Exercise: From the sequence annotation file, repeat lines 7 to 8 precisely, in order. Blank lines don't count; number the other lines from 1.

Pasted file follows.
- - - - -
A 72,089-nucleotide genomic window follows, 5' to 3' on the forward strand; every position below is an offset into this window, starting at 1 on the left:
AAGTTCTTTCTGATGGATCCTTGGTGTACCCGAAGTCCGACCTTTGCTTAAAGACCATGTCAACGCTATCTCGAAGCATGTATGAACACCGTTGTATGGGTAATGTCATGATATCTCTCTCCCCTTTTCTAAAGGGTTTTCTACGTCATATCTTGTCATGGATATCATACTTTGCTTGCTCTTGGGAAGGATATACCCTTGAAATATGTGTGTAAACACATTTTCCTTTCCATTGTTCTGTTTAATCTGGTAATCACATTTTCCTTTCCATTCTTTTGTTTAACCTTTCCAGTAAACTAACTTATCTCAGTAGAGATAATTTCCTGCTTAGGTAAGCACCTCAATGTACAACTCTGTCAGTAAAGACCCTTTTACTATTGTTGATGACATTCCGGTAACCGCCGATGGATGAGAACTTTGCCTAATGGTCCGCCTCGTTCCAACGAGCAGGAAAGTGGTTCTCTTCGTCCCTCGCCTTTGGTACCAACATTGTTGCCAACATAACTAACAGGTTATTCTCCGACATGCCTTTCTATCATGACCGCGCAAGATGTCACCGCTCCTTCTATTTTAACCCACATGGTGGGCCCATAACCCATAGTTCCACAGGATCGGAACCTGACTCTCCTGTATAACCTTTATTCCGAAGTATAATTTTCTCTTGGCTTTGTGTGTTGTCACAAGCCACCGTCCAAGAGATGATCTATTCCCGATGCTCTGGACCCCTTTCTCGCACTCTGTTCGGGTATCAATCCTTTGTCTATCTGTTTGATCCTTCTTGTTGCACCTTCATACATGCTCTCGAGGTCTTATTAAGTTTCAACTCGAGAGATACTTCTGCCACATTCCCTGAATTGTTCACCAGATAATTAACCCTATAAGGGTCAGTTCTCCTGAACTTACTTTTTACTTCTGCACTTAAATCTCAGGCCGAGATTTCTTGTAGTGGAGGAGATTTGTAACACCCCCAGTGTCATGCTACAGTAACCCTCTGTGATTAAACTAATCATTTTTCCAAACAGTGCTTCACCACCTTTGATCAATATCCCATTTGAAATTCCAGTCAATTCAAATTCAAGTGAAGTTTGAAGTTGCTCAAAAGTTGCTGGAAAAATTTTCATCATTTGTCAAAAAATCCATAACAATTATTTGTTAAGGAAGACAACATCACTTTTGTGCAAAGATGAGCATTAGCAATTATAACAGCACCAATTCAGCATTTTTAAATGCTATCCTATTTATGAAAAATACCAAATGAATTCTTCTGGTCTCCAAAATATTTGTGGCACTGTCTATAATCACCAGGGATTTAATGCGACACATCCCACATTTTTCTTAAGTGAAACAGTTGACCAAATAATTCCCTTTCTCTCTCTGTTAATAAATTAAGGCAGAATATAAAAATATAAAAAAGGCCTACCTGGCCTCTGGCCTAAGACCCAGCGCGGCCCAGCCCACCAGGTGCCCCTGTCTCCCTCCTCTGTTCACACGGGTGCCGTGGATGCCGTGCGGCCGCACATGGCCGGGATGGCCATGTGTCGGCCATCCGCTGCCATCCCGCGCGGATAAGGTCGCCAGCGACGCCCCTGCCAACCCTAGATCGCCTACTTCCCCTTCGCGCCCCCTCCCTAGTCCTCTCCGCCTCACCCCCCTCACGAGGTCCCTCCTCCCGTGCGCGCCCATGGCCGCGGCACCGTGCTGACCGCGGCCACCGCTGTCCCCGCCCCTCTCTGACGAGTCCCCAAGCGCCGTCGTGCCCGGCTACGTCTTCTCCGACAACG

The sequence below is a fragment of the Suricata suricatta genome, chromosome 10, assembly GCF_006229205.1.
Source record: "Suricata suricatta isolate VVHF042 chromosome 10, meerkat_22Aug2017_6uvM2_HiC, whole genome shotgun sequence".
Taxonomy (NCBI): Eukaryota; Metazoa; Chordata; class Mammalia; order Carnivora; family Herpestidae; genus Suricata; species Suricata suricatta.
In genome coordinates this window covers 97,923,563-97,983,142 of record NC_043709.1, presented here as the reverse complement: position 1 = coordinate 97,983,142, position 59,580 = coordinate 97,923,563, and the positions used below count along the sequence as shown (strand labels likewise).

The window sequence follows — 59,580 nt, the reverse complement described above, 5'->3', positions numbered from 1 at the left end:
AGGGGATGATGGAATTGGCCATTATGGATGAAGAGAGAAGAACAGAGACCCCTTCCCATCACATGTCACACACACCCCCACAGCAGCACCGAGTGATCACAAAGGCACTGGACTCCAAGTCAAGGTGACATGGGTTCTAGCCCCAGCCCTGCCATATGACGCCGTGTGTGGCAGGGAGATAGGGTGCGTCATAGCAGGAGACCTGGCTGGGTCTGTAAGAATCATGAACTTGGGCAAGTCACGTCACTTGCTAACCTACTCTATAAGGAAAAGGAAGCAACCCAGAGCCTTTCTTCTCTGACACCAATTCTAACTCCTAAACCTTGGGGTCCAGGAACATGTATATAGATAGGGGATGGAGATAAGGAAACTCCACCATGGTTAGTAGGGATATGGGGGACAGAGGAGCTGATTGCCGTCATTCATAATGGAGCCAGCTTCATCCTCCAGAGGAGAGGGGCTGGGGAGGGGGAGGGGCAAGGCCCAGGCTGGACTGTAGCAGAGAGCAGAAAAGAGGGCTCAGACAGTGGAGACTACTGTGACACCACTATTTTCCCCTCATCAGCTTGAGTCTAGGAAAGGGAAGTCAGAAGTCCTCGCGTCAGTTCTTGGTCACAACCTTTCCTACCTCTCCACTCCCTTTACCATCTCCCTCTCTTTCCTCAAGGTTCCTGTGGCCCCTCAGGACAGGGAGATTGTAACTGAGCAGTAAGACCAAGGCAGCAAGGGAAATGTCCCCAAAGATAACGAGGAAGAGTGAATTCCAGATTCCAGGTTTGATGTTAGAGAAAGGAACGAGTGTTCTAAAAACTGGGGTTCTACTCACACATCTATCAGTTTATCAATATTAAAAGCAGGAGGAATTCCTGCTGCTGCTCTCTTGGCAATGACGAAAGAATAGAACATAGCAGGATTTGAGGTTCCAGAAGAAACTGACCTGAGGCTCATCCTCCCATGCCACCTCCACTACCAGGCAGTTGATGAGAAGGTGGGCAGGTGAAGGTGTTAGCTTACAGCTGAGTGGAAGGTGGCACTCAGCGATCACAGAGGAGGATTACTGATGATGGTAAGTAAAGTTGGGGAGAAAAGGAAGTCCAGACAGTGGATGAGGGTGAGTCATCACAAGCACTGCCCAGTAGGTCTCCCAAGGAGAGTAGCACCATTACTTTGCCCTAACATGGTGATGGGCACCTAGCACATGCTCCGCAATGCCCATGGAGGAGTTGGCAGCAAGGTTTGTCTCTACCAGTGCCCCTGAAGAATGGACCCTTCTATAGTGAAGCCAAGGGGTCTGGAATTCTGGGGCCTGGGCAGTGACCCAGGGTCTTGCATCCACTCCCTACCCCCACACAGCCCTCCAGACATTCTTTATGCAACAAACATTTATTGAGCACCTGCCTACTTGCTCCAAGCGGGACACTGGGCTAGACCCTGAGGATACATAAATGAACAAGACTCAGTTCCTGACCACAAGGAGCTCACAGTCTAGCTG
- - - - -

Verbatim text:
The window sequence follows — 59,580 nt, the reverse complement described above, 5'->3', positions numbered from 1 at the left end:
AGGGGATGATGGAATTGGCCATTATGGATGAAGAGAGAAGAACAGAGACCCCTTCCCATCACATGTCACACACACCCCCACAGCAGCACCGAGTGATCACAAAGGCACTGGACTCCAAGTCAAGGTGACATGGGTTCTAGCCCCAGCCCTGCCATATGACGCCGTGTGTGGCAGGGAGATAGGGTGCGTCATAGCAGGAGACCTGGCTGGGTCTGTAAGAATCATGAACTTGGGCAAGTCACGTCACTTGCTAACCTACTCTATAAGGAAAAGGAAGCAACCCAGAGCCTTTCTTCTCTGACACCAATTCTAACTCCTAAACCTTGGGGTCCAGGAACATGTATATAGATAGGGGATGGAGATAAGGAAACTCCACCATGGTTAGTAGGGATATGGGGGACAGAGGAGCTGATTGCCGTCATTCATAATGGAGCCAGCTTCATCCTCCAGAGGAGAGGGGCTGGGGAGGGGGAGGGGCAAGGCCCAGGCTGGACTGTAGCAGAGAGCAGAAAAGAGGGCTCAGACAGTGGAGACTACTGTGACACCACTATTTTCCCCTCATCAGCTTGAGTCTAGGAAAGGGAAGTCAGAAGTCCTCGCGTCAGTTCTTGGTCACAACCTTTCCTACCTCTCCACTCCCTTTACCATCTCCCTCTCTTTCCTCAAGGTTCCTGTGGCCCCTCAGGACAGGGAGATTGTAACTGAGCAGTAAGACCAAGGCAGCAAGGGAAATGTCCCCAAAGATAACGAGGAAGAGTGAATTCCAGATTCCAGGTTTGATGTTAGAGAAAGGAACGAGTGTTCTAAAAACTGGGGTTCTACTCACACATCTATCAGTTTATCAATATTAAAAGCAGGAGGAATTCCTGCTGCTGCTCTCTTGGCAATGACGAAAGAATAGAACATAGCAGGATTTGAGGTTCCAGAAGAAACTGACCTGAGGCTCATCCTCCCATGCCACCTCCACTACCAGGCAGTTGATGAGAAGGTGGGCAGGTGAAGGTGTTAGCTTACAGCTGAGTGGAAGGTGGCACTCAGCGATCACAGAGGAGGATTACTGATGATGGTAAGTAAAGTTGGGGAGAAAAGGAAGTCCAGACAGTGGATGAGGGTGAGTCATCACAAGCACTGCCCAGTAGGTCTCCCAAGGAGAGTAGCACCATTACTTTGCCCTAACATGGTGATGGGCACCTAGCACATGCTCCGCAATGCCCATGGAGGAGTTGGCAGCAAGGTTTGTCTCTACCAGTGCCCCTGAAGAATGGACCCTTCTATAGTGAAGCCAAGGGGTCTGGAATTCTGGGGCCTGGGCAGTGACCCAGGGTCTTGCATCCACTCCCTACCCCCACACAGCCCTCCAGACATTCTTTATGCAACAAACATTTATTGAGCACCTGCCTACTTGCTCCAAGCGGGACACTGGGCTAGACCCTGAGGATACATAAATGAACAAGACTCAGTTCCTGACCACAAGGAGCTCACAGTCTAGCTG